No two people, even “normal” people, will have the same reactions to any story element. When you put together a gaming group, there is pretty much no way to predict when a given story element might land really badly. Tools like Lines and Veils give the GM a better feel for where the danger zones are. Tools like Trigger Warnings give the players a better feel for what danger zones might lie ahead. Tools like X-Cards and Open Doors give a simple escape clause to get out of those danger zones. It makes the GM’s job easier, because they don’t have to guess at how to balance gripping emotional stakes with upsetting emotional triggers. It makes the players’ jobs easier, because they can invest a lot more into a story, trusting that that investment isn’t going to blow up in their faces.

#11 Comment By John Arcadian On June 28, 2018 @ 11:37 am

Steve – Head Gnome John here.

The thing about all of this is Respect. First and foremost, we engage in a social activity when we game, and that social activity has to be respectful of the people engaging in it. If we don’t respect someone’s childhood trauma, fear that they can’t quite control, or whatever else we may not know about, well…. we’re kind of being the asshole at the table who smokes and then says its the other person’s fault for being at the table and getting smoke blown in their face.

Without some agreed upon ways to open up that discussion that someone doesn’t want to get into the heavy stuff too far, it becomes a quagmire of how to deal with these issues with respect. This is the BEST kind of GM advice we can have, because it is the sort that is needed most. I don’t want to sit in someone’s game where they’re blatantly ignoring some issue I’m having and trying to make them aware of. If there is an X-card at the table, I can quietly, politely move the game past that, and I know they respect me and the others enough to get into it. I may be more comfortable getting into the heavier stuff, cause I know the GM isn’t an asshole who will ignore me if I say enough is enough and trigger the X card or other safety tool. This may not be something that makes sense to you, but it’s a tool you can use to show your respect to the other players at your table, with strangers or with friends. Because really, respect needs to be the baseline in our games.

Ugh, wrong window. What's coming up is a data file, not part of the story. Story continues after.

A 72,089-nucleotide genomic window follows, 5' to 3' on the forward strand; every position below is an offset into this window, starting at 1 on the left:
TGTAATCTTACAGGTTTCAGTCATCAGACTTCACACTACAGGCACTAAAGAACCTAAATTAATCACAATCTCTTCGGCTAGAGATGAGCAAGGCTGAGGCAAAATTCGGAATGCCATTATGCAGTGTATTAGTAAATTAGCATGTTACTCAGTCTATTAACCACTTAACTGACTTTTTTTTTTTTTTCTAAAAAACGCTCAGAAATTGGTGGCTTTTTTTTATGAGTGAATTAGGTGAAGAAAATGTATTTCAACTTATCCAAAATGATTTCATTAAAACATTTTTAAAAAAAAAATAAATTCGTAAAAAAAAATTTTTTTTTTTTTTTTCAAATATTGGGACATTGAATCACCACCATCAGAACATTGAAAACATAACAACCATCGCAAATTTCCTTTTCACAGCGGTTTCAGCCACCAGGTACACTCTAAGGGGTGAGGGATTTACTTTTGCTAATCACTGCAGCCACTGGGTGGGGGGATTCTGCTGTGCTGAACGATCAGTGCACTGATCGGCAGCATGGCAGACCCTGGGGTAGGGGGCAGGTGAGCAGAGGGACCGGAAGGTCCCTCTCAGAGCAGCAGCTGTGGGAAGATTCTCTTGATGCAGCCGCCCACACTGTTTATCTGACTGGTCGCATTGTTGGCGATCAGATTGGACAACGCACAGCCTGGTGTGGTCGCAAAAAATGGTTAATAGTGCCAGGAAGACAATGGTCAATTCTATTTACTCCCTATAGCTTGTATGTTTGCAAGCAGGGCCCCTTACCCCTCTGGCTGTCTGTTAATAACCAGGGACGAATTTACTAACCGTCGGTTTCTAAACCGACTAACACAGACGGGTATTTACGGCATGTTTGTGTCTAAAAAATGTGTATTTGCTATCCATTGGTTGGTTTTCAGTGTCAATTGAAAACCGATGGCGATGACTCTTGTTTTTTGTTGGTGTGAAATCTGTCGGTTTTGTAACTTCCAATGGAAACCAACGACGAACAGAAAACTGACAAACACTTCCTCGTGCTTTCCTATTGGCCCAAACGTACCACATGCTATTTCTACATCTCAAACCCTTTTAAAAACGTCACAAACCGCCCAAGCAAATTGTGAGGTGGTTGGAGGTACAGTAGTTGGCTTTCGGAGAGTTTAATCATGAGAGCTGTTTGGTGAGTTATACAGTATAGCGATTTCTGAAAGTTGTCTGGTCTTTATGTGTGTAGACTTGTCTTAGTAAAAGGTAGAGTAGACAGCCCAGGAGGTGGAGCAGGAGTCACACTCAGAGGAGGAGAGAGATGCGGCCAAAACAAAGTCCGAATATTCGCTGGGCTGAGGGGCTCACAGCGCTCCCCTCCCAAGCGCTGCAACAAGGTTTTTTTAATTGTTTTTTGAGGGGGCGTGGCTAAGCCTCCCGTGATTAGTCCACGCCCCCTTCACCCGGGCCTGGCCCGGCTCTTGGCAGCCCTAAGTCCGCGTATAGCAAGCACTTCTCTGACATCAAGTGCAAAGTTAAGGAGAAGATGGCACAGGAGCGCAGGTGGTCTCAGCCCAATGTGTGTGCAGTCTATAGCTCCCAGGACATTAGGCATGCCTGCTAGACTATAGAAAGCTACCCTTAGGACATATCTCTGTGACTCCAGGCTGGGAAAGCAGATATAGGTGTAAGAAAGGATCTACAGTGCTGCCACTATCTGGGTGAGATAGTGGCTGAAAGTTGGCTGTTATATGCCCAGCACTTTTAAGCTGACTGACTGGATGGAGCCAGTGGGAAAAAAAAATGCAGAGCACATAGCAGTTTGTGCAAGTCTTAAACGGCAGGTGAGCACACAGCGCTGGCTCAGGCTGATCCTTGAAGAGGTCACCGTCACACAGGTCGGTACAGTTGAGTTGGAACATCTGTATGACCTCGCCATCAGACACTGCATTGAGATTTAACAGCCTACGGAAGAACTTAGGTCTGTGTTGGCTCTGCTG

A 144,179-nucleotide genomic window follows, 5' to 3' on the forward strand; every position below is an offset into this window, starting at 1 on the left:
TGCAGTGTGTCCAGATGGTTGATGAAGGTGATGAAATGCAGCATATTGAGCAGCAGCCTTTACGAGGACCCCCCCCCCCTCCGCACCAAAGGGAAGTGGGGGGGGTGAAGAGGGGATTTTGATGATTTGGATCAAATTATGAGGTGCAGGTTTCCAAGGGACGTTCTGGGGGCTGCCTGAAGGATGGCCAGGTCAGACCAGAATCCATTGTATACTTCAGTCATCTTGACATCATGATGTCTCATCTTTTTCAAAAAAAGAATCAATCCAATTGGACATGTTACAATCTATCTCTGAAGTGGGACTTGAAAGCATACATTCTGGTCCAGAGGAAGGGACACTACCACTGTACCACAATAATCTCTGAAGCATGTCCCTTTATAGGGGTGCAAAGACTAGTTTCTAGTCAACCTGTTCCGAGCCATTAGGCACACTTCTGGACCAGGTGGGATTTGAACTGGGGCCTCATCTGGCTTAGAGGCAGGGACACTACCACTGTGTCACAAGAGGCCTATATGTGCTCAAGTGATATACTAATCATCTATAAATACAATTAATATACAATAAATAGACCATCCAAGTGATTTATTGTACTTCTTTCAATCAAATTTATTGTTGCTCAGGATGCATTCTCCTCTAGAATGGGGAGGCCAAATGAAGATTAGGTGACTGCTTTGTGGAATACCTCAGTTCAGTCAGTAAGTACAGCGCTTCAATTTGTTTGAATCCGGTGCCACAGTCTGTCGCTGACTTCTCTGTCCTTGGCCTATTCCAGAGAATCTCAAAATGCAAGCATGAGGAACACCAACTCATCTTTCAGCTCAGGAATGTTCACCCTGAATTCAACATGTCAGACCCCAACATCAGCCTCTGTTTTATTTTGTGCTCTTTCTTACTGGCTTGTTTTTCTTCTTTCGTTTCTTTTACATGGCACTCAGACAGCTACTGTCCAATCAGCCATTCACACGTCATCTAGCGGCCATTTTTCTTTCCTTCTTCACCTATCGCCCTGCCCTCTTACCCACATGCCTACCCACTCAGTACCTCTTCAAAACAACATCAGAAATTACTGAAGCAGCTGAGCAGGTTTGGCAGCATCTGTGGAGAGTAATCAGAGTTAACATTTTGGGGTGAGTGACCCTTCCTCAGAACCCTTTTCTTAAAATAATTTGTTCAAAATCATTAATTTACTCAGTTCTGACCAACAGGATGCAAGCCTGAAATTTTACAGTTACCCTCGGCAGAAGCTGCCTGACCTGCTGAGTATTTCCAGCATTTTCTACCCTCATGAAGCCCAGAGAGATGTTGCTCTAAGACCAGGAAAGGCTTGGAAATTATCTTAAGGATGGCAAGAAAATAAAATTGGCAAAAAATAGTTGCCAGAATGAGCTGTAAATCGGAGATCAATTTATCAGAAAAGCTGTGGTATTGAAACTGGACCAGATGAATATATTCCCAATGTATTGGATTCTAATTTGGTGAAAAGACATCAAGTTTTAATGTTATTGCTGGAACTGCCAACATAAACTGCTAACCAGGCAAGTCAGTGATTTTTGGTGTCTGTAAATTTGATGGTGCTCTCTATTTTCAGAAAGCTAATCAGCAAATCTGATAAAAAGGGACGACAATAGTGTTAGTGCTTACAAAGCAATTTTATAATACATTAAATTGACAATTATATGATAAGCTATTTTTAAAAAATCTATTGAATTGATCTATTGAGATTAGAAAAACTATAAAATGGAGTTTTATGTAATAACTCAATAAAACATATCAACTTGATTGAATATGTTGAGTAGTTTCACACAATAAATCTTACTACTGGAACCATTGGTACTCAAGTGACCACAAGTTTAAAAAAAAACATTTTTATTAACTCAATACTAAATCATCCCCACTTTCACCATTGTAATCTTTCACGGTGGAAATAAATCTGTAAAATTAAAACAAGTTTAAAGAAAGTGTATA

#12 Comment By STeve On June 28, 2018 @ 7:28 pm

I never mean to disrespect anybody when I play a game with them whether friend or stranger. Despite how I have portrayed myself on this comment section, I do always play with the utmost respect and have received it. Having thought about, there is no real harm in doing any of the things that this article suggests. But there could be unintended harm if you don’t do what Phil suggests. Of course, a session that plays out without having anyone having to use one of the contingency plans stated above would be ideal. And more often than not, I’m sure that’s exactly what happens. I suppose I’m fortunate enough, and I guess inexperienced enough, to have never played with anyone who had a line crossed as far as I know.